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John Man was in charge of flying a similar C-117 over Greenland to Rota, Spain
John Man was in charge of flying a similar C-117 over Greenland to Rota, Spain

It’s a sunny breezy morning. John Man, tall, slightly stooped, plenty of hair for his age, a guy who listens more than he talks, is shooting the breeze at coffee with his buddies. As usual, they’re talking planes. As is less usual, it’s John doing the talking.

“We were flying past Greenland, across the North Atlantic heading for Rota, Spain. This was in 1965. I was in a squadron that ferried aircraft for the Navy and the Marine Corps, and I’d picked up this airplane in Texas. A C-117” — a military version of the DC3. “I was Transport Flight Crew Plane Captain and I got us into Newfoundland. I’d had about four hours’ sleep in two days, so I was exhausted. But we needed to get out of Newfoundland. The snow was starting to build up around the wheel wells. It was spring, and we were getting lots of ice patties — ice pancakes — on the ocean.” The plan was to refuel in the Azores, then fly on to Rota.

“So we get airborne. I had a second mech” — mechanic — “and I told him what to do. ‘Maintain carburetor temperature,’ that sort of thing. We had a radioman, a pilot, of course, and a couple of other people aboard. So I went back to take a little nap. Next thing I know, somebody’s shaking my shoulder. ‘Get your poopie suit on! We’re going in! We’re going to ditch.’” The “poopie suit” was a survival suit, one that reminded crewmen of kids’ diaper suits, because, like them, it was a waterproof overgarment. “I’d do anything to avoid wearing that thing. I said to myself, ‘Hell no! We’re not going down.’ So I went to the cockpit, looked at the instruments, and realized what was happening. We had a carburetor iced up on one engine, and we had a full load of fuel onboard. We had too much weight.”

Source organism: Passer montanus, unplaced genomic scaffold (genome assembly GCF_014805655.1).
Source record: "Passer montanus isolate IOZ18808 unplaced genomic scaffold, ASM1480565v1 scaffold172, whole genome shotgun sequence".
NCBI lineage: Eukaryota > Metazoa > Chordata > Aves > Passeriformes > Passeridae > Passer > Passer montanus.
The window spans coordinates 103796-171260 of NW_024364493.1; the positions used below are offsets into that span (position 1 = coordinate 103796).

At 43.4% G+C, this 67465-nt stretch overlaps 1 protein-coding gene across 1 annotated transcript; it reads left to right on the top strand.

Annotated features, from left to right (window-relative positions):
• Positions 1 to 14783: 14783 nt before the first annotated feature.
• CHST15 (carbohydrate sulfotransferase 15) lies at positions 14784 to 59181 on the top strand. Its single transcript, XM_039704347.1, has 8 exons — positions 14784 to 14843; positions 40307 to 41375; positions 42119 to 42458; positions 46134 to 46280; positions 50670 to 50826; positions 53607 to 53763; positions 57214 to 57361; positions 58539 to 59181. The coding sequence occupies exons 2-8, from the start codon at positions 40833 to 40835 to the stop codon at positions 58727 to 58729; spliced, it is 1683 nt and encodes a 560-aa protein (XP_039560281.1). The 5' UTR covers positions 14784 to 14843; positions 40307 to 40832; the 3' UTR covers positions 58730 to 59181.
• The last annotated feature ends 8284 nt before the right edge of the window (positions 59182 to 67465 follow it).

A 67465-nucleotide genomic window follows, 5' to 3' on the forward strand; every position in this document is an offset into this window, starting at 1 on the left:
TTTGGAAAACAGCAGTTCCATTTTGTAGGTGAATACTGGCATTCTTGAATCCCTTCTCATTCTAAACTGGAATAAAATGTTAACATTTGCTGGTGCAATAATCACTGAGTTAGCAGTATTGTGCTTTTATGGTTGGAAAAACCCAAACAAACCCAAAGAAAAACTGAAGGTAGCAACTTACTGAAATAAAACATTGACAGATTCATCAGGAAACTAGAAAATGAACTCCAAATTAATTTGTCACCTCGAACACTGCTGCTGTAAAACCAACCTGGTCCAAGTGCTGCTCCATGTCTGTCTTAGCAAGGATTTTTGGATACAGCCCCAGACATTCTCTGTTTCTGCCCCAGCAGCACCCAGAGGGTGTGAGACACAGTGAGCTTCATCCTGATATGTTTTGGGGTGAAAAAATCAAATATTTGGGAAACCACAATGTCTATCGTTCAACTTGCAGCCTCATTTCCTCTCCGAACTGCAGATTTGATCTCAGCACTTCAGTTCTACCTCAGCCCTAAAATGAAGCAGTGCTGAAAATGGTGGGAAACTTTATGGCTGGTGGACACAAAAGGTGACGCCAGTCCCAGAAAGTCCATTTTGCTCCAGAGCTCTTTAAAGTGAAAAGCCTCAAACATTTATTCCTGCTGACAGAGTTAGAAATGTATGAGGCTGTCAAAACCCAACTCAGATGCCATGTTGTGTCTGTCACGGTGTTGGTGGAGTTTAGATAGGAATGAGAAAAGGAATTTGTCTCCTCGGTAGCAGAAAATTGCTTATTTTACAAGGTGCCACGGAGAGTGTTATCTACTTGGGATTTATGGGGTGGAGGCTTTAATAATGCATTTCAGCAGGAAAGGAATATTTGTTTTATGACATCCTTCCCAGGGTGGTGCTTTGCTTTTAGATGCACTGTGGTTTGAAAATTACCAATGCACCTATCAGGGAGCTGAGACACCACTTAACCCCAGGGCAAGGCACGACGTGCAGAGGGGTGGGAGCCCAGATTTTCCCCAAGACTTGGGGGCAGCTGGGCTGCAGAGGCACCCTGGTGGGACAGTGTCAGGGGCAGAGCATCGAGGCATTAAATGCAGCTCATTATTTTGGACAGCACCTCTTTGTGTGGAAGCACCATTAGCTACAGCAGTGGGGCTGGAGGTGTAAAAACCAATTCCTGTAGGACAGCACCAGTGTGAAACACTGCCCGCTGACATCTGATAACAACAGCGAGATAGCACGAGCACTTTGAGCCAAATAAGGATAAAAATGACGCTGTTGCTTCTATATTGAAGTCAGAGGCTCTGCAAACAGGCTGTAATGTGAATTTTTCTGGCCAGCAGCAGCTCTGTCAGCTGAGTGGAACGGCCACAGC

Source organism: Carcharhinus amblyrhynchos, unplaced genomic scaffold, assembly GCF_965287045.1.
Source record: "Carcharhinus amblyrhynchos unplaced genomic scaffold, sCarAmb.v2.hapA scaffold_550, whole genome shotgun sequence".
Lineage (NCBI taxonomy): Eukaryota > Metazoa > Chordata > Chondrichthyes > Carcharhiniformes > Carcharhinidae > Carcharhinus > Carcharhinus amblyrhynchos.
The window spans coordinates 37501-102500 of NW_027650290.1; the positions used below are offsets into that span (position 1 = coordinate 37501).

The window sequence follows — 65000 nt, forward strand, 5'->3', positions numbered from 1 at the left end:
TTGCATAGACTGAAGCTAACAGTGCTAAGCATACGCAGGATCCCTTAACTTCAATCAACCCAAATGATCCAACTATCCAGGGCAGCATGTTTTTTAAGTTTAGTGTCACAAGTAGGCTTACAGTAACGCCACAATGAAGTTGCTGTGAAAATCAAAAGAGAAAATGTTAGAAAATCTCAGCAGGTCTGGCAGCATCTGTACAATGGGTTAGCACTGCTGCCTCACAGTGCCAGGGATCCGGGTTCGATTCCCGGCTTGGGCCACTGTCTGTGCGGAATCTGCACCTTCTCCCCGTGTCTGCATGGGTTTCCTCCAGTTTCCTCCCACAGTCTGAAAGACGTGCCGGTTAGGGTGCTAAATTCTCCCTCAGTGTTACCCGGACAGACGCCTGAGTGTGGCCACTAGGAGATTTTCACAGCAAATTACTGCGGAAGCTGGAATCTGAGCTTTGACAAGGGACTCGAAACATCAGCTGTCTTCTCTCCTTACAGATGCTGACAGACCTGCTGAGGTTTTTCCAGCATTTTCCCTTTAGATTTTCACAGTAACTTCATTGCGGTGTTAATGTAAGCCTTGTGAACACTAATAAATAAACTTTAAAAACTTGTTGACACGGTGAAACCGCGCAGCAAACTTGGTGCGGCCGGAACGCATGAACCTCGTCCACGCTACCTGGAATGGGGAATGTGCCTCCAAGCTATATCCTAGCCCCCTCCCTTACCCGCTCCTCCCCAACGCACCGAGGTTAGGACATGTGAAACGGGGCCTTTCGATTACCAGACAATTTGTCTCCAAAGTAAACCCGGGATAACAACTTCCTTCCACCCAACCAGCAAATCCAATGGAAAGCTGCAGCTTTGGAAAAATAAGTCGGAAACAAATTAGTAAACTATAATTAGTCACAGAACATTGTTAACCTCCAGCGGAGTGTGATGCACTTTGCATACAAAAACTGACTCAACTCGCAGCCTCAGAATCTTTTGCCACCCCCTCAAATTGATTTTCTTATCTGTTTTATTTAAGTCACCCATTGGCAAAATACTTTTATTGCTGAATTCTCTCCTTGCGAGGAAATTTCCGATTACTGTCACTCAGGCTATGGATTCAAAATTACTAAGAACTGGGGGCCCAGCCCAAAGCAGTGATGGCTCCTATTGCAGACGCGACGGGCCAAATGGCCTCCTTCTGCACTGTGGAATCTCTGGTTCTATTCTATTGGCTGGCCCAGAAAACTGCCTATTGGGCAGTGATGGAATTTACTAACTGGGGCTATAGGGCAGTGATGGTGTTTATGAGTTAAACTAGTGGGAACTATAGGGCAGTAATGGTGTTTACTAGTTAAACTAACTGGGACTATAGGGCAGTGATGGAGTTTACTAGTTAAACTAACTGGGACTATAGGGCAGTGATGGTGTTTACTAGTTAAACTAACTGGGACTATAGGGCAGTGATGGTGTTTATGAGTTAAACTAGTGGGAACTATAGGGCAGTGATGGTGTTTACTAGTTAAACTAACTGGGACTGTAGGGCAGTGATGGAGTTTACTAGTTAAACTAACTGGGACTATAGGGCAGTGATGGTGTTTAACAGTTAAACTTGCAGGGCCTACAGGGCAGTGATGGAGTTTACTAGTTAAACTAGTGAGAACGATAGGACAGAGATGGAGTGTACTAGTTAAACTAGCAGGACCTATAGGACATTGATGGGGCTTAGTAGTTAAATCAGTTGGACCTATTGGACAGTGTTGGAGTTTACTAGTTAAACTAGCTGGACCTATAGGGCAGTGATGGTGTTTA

John Man: wouldn’t give up on his plane

John was on his own with this problem. In the cockpit, the rest of the crew was busy suiting up in survival gear or just keeping the now-single-engined plane aloft. “I immediately realized it was just a matter of getting the primer on the engine that was not working, and [injecting] the fuel into the supercharger, so that would get more cylinders going. This was a two-engine plane. One engine was working, the other was not. The one that was failing, I had to get fuel back into it.”

You can imagine the crew and Navy personnel hovering around John Man as he stood there, thinking, twiddling knobs, with the plane flying ever lower above the half-frozen waters. “I didn’t say anything to anybody. But I knew what to do. The engines were too cold, the solenoid was too cold, and I assumed that we were icing up. We had to close the engine cowl flaps, raise engine temperature, add carburetor heat, all in the hopes of melting the ice that was in there. When I looked out the window, I could see the ice caps on the waves. We were pretty low.”

It was chancy. Adding carburetor heat sucked power from the engine’s ability to keep them aloft. “But after maybe an hour, we got the temperature back up, and by the time we got the thing running again, our radioman had found another Navy plane to come and escort us to the Azores. We didn’t swim that day.”

The man of few words is here with his sister Joy. They get up. He looks at the group. “Later,” he says.